If you’re not playing Cat Bird, what the hell are you doing with your life?

That bird tried to steal my identity, but instead it stole my heart

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The other day, as I downloaded Darkest Dungeon: Tablet Edition onto my iPad, an icon in the new release list of the App Store caught the corner of my eye. It was for a game titled Cat Bird and it had the titular character in its pixelated glory staring at me, its sweet face almost begging me to give it a try. After listening to the Catdog theme song about five times in a row because that was the first thing that came to my head when I saw the name Cat Bird, I downloaded it. “What do I have to lose?” I asked myself trying not to think about the swamp butt situation the 102-degree temperature was creating in my southern hemisphere, “It’s a free game.” Turns out what I had to lose was an hour and a half; 90 minutes I willingly sacrificed to this charming adventure.

Developed in Stencyl by Ryan Carag aka Raiyumi, with a delightful soundtrack by Julien Mier, Cat Bird is a simple, obstacle-based platformer tasking players with guiding the cute and cuddly abomination to the portal at the end of each stage and ultimately back home. Its graphical style is reminiscent of Cave Story and Fez, part of the delightful pixel-as-a-painting movement that can be visually arresting but is quickly becoming a crutch for indie developers who struggle to find their own signature look. Cat Bird has no attacks, only the ability to jump and slowly glide to the ground to get it past spikes, enemies, falling stones and more in hopes of reaching the end of each level.

I have spent time with many free indie platformers on my phone and tablet over the last year and a lot of them are not worth keeping on my device, let alone writing about. What Cat Bird does right and where others have failed is in the level design. Many of the mobile platformers I’ve given up on feature an uninteresting lead character, often resulting in uninteresting level design.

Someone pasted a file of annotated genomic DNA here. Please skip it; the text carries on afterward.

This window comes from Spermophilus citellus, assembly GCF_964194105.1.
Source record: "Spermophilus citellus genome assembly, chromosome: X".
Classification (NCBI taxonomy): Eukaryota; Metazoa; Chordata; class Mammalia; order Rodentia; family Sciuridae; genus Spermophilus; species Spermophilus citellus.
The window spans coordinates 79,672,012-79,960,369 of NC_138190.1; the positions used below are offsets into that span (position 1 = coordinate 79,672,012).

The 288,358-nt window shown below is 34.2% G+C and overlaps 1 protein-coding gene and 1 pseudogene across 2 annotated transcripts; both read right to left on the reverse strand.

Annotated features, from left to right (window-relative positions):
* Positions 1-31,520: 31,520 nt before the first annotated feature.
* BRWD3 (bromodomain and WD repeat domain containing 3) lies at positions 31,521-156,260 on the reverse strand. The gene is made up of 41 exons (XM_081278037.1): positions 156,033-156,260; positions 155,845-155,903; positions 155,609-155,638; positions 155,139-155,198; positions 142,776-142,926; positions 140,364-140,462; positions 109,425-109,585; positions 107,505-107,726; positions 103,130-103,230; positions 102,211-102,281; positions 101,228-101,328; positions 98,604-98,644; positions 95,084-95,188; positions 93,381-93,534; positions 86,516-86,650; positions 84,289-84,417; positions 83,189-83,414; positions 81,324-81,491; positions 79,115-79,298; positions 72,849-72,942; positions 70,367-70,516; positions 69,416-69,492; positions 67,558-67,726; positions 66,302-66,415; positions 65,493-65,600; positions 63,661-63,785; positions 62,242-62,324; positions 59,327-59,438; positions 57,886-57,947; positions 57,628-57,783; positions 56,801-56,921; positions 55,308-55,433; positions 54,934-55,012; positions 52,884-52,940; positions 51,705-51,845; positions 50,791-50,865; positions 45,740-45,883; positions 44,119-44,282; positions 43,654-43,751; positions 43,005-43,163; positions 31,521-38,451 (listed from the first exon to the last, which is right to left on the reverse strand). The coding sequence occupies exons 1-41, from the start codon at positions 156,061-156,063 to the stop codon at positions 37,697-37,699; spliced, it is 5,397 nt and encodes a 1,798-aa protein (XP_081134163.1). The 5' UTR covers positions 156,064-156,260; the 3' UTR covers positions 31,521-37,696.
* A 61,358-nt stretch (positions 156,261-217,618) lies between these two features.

Carag gets what makes his Cat Bird unique and has crafted 40 or so levels that do a great job of testing the capabilities of this fluttering feline. There are puzzles, traps, leaps of faith and tasks that require exact timing with your jumps. There are even a few boss battles, though I didn’t find them all that noteworthy.

I fell many times throughout my journey, watching my corpse count rack up in the corner of the screen, but I was never discouraged from giving it one, two or three hundred more tries. Cat Bird is a perfectly succinct little title. It knows exactly what it is capable of, how to best challenge players, and it ends before overstaying its welcome.

As this is a F2P title, I should talk about the ads in the game. I should, but I didn’t see any. My gut tells me there are supposed to be ads. I died well over 200 times in my trials so you’d think I would have seen plenty. Instead, I saw none, nada, nijedan, niets, nenhum. I kind of feel bad about that. Here I am enjoying the game and the developer isn’t getting a cent from me. If I can’t find a way to make sure he gets paid, the least I can do is tell others about this easy-to-overlook title so they’ll give it a shot. Cat Bird is a quick, quality experience available right now in the App Store and Google Play.

About The Author
CJ Andriessen
Editor-at-Large – CJ has been a contributor to Destructoid since 2015, originally writing satirical news pieces before transitioning into general news, features, and other coverage that was less likely to get this website sued.
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